This post was originally published on EMBARQ.org on February 10, 2012 by Divya Kottadiel.
EMBARQ India organized and hosted Rickshaw Rising: An Auto-Rickshaw Entrepreneurship Summit on February 10 to present the challenges and opportunities of entrepreneur-driven organized fleet auto-rickshaw services, as an integral part of urban transport in Indian cities.
The new report, “Sustainable Urban Transport in India: Role of the Auto-Rickshaw Sector,” co-authored by Akshay Mani, Madhav Pai and Rishi Aggarwal was officially launched at the summit. The report addresses how the auto-rickshaw sector can play a key role in improving sustainability for urban transport, and it addresses negative perceptions of the rickshaw sector. It also introduces new models of regulation and reforms that can be adopted for a more efficient and safer system, in order to ensure auto-rickshaws play an optimal role in the transport mix.
Participants at the summit included entrepreneurs, members of civil society, investors, government officials, driver union representatives, and other key stakeholders, including manufacturers and engine and fuel technology providers. The event was part of the “Catalyzing New Mobility” project supported by the Rockefeller Foundation.
Entrepreneurs from around the country shared their experiences in setting up and running organized fleet auto-rickshaw services, as well as the financial, regulatory and institutional challenges they faced while operating services in a competitive market. The companies included the following:
- G-Auto, a service that organises more than 10,000 auto-rickshaws in Ahmedabad, Baroda and Gandhinagar in Gujarat;
- Easy Auto, a Bangalore and Patna-based fleet auto-rickshaw service;
- Three Wheels United, Bangalore, a company set up to organise auto-rickshaw drivers, and make auto-rickshaws cleaner and more fuel efficient; and,
- Radio Tuk Tuk, a service that provides door-to-door commuting solutions in Gurgaon.
Low incomes, compounded by debt and other expenses, result in auto-rickshaw drivers resorting to meter-tampering, refusals, over-charging and other behavior that enrages passengers, creating a negative image of the sector among the general public. The entrepreneurs talked about how organizing drivers under a credible brand addresses these challenges, brings additional benefits to drivers, and improves quality of service for passengers. They also highlighted the environmental benefits achieved through improvements in vehicles and operational efficiencies.
At a panel and Q&A session, participants were given an opportunity to ask the entrepreneurs questions on various aspects of such initiatives. Here were some of the key issues highlighted:
- Financial: A key challenge faced by the auto-rickshaw sector is stringent banking policies that prevent loans. Through innovative mechanisms entrepreneurs will work towards resolving this issue.
- Regulatory: Given the current scenario for obtaining permits, which could pose a barrier for new fleet companies, there is a need to set in place an appropriate regulatory framework for the entry of fleet auto-rickshaw companies.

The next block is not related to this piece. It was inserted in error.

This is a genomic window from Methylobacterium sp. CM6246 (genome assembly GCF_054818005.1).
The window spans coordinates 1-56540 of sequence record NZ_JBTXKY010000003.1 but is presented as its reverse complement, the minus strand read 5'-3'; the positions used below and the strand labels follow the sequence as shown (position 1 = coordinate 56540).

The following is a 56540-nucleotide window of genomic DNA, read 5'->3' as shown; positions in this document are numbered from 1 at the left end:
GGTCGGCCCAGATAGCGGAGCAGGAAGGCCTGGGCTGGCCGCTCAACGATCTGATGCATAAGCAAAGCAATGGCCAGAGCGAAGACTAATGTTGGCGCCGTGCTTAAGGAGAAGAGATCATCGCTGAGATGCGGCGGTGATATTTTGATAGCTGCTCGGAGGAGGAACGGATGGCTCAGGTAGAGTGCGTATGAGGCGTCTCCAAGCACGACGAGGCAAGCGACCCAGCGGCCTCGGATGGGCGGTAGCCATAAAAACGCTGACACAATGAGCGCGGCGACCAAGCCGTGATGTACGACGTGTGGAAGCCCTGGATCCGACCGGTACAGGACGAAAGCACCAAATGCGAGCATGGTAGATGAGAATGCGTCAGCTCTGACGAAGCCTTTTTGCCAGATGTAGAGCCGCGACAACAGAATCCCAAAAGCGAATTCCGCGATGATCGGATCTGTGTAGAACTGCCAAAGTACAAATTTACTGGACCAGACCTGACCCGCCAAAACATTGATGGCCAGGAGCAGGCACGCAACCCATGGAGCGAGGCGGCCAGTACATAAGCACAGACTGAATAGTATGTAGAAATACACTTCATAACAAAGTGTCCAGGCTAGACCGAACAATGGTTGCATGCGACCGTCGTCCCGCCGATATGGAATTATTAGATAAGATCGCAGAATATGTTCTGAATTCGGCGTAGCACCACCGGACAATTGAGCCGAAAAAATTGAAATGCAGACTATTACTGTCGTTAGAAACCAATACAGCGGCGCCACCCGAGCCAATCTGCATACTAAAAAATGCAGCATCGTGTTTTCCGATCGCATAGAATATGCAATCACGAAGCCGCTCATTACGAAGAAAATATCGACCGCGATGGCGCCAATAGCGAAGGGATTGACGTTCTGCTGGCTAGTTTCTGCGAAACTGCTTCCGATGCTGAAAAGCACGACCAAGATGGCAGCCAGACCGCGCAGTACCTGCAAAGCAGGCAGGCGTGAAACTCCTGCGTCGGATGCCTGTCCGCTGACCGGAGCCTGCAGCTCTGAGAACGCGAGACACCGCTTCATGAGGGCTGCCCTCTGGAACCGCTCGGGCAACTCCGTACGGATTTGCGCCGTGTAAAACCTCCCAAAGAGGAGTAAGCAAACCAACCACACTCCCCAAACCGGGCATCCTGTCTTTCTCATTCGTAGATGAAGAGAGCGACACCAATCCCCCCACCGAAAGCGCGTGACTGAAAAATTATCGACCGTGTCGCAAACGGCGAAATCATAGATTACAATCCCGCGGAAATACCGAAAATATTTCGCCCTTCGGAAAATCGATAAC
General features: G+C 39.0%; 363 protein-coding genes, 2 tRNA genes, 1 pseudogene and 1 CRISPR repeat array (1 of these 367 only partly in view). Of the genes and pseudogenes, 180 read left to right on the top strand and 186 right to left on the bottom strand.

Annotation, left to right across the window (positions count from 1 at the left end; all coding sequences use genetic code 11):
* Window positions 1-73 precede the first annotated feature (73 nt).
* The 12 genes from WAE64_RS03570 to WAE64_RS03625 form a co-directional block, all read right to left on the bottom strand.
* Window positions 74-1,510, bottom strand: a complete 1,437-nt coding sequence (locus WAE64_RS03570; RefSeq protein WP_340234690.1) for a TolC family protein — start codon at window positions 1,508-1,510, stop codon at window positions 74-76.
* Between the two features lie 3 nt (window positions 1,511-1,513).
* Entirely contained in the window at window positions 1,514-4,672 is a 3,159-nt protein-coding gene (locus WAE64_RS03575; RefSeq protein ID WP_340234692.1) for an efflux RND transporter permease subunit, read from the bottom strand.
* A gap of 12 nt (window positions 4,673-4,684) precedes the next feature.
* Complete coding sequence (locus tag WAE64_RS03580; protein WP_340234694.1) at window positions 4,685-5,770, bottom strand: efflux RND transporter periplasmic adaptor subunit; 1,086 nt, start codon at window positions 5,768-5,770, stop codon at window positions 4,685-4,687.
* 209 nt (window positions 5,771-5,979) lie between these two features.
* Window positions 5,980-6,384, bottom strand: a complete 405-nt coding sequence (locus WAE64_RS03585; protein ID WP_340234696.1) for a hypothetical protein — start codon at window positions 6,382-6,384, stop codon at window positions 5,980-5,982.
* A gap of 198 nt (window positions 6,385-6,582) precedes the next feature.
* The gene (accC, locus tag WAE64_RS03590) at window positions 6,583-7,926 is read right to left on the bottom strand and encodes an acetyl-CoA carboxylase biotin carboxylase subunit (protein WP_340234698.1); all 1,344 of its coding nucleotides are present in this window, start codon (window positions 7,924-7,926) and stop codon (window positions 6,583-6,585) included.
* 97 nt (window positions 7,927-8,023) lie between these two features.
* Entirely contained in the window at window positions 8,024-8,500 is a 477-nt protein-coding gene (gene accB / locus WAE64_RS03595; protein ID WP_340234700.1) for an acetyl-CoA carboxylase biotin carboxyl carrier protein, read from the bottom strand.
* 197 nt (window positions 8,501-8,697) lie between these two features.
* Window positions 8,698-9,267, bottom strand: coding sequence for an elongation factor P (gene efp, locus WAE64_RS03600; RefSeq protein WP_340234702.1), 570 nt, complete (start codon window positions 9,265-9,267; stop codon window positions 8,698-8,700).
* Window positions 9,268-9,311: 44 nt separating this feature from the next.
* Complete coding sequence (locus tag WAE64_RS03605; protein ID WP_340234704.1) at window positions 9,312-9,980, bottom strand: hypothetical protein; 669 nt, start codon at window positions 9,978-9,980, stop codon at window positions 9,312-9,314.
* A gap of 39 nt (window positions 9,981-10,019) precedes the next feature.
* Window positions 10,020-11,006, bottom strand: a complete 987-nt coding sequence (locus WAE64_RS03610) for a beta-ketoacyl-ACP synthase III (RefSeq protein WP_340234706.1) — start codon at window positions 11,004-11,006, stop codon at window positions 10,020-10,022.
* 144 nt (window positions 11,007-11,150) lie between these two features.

- Institutional: The role of the driver unions vis-à-vis the entrepreneurship initiatives was discussed, and the way forward for unions and entrepreneurs to work together to promote fleet auto-rickshaw services.
In the post-lunch session, entrepreneurs shared their experiences in running fleet services with other modes like taxis and cycle-rickshaws. Navdeep Asija, founder of Fazilka Ecocabs, the world’s first dial-a-rickshaw scheme that operates a network of cycle-rickshaws in Fazilka, Punjab; and Revathi Roy, founder of VIIRA, which operates a fleet of women taxi drivers in Mumbai, with plans to extend operations to include auto-rickshaw services, presented their business models and key learnings.
Susan Zielinski from the University of Michigan’s Sustainable Mobility & Accessibility Research & Transformation (SMART) initiative brought the international perspective and shared ideas on global technology implementation, peer-learning and knowledge sharing opportunities that exist for entrepreneurs in India.
The final session of the summit involved a panel discussion with Raj Cherubal of Chennai City Connect, Anuradha Bhavnani of Shell Foundation; Bharat Kalaskar, deputy regional transport officer for Mumbai; Frederick D’sa of Mumbai Rickshawmen’s Union, and Neeraj Gupta, managing director of MERU Cabs.
The discussion focused on the relevance of social entrepreneurship initiatives in the auto-rickshaw sector; policy changes that address key issues faced by drivers and entrepreneurs, such as bank loans and directives on fuel usage; and several other design- and technology-related factors that concern this sector.
The summit had several key take-aways:
- increasing livelihood opportunities and benefits for auto-rickshaw drivers
- improving vehicle designs to ensure safety, comfort and fuel efficiency
- affecting policy changes that would tackle core problem areas, such as permits for fleets
- developing a positive brand image of the auto-rickshaw sector among the general public, placing auto-rickshaws as an essential mode in the integrated transport framework of Indian cities.
Moving forward, EMBARQ India plans to create a national knowledge exchange group and support other efforts around the country to implement entrepreneur-driven fleet auto-rickshaw services in cities.